Abraham Lincoln: A Two-Way Innovator

by | Feb 23, 2009 | Evaluation Ideas | 0 comments

Abraham Lincoln was a tinkerer. He loved all things mechanical. “He evinced a decided bent toward machinery or mechanical appliances, a trait he doubtless inherited from his father who was himself something of a mechanic and therefore skilled in the use of tools.” Henry Whitney, a lawyer friend of Lincoln’s, recalled that “While we were traveling in ante-railway days, on the circuit, and would stop at a farm-house for dinner, Lincoln would improve the leisure in hunting up some farming implement, machine or tool, and he would carefully examine it all over, first generally and then critically.” Abe was a man of considerable mechanical genius. He had The Knack. His patent, Patent No. 6469, a device for buoying vessels over shoals, makes him the only U.S. president to hold a patent.

What kind of innovator was Lincoln? Was he a PROBLEM-TO-SOLUTION inventor? Did he first observe problems and then create solutions? Or was he a SOLUTION-TO-PROBLEM inventor whereby he first envisioned hypothetical solutions and then connected them to worthy problems? My sense is he was both. He was “ambidextrous,” a two-way innovator.

Accounts of Lincoln’s life suggest this. From The New Atlantis:

“As a young man, Lincoln had spent some time on riverboats, transporting farm produce and other cargo down the Mississippi River to New Orleans. In 1848, then-Congressman Lincoln was a passenger on a boat in shallow Illinois waters when a passing boat ran into a sandbar. He watched as the captain ordered his crew to place anything that would float—especially empty barrels and boxes—under the sides of the boat for buoyancy. That incident was the direct inspiration for Lincoln’s invention: “buoyant air chambers” made of “water-proof fabric”; they could be inflated and deflated as needed to help keep a boat afloat.”

From Henry Reske at U.S. News and World Report:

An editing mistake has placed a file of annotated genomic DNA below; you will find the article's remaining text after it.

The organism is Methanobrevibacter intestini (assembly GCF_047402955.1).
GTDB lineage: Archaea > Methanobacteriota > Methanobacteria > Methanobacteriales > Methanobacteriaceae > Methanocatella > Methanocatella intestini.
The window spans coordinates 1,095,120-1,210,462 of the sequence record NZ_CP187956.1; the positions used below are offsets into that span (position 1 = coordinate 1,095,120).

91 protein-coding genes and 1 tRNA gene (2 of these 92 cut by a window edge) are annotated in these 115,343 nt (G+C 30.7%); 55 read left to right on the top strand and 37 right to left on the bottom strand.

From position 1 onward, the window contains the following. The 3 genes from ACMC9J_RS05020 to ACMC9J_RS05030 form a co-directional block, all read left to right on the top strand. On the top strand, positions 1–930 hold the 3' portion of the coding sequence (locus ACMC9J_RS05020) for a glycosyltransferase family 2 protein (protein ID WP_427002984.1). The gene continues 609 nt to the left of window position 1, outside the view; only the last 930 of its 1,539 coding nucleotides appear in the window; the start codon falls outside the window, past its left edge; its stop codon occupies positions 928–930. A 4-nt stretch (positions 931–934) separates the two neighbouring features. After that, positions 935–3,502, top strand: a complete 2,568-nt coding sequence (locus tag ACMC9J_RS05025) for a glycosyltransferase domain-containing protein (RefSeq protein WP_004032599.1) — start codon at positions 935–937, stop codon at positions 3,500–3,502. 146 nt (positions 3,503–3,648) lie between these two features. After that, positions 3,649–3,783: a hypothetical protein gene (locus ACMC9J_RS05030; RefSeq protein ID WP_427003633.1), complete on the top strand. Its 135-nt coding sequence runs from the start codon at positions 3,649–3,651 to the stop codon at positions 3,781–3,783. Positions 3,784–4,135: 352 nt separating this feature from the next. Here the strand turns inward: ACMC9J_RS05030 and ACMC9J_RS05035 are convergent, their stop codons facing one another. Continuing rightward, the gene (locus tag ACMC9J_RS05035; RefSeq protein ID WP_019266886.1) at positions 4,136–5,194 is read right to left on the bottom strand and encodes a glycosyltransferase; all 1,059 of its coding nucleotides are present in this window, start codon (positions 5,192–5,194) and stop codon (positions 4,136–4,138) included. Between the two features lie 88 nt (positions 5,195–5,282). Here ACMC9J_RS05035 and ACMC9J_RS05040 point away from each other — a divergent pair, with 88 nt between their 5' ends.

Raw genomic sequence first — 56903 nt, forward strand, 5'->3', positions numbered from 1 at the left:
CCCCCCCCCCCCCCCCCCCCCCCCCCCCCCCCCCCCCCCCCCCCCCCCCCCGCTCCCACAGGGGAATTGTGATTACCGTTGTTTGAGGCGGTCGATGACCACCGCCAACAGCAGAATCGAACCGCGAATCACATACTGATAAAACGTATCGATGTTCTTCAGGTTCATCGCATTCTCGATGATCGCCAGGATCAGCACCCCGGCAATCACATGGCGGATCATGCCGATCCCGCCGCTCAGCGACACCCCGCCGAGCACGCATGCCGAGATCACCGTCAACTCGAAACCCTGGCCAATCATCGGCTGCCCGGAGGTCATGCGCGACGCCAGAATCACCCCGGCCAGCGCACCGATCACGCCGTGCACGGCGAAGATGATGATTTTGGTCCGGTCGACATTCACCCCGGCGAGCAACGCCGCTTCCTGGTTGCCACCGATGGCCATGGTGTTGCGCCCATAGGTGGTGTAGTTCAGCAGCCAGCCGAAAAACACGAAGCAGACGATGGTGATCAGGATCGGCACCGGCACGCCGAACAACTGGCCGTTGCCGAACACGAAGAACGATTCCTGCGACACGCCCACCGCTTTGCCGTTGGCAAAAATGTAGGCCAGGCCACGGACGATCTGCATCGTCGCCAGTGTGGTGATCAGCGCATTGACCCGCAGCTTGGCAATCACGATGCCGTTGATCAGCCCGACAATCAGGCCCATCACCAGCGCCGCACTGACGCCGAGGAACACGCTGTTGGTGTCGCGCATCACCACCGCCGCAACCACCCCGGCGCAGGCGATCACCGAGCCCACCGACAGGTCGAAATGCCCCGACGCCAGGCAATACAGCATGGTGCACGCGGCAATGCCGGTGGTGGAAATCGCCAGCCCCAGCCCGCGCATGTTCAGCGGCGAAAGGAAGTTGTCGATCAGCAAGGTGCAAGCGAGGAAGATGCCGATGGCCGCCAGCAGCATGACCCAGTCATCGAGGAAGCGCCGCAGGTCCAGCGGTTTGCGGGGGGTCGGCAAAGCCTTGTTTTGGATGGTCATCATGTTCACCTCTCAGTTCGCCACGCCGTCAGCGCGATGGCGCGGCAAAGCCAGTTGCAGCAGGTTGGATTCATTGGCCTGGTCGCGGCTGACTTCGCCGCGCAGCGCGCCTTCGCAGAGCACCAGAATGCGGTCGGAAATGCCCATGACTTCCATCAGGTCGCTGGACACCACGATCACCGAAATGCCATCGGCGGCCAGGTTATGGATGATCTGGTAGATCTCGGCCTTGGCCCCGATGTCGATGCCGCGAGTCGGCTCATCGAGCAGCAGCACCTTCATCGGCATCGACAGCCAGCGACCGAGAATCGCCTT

“Although Lincoln was a weapons aficionado, perhaps his greatest contribution to the war effort was his use of the telegraph. Tom Wheeler, author of Mr. Lincoln’s T-Mails: The Untold Story of How Abraham Lincoln Used the Telegraph to Win the Civil War, notes that Lincoln hadn’t even seen a telegraph in operation until 1857. That was 22 years before the invention of the light bulb, a time when electricity was a vague scientific concept and sending signals through wires “mind boggling.” Lincoln was fascinated and quizzed the operator about how the telegraph worked. “If he were alive today, we’d call him an early adopter,” says Wheeler. As Wheeler recounts in his book, when Lincoln took office the White House had no telegraph connection. The invention’s technical applications were in its infancy. Lincoln “developed the modern electronic leadership model,” Wheeler says.”

Lincoln innovated in both directions. He solved problems. He problematized solutions.

Abe Abe is a relative of mine. We are second cousins, four times removed*. I wonder what might have been had he not been so busy with his other job. My bet is he would have been a prolific inventor given how well he performed in his other endeavors. Imagine if he had learned a systematic innovation method. Abraham Lincoln would have been well ahead of his time, on the order of DaVinci, Altshuller, Fuller, and Disney, had he taken the innovation path.

*Special thanks to Barbara Clements (my first cousin) for her many years of dedicated work tracking our family genealogy.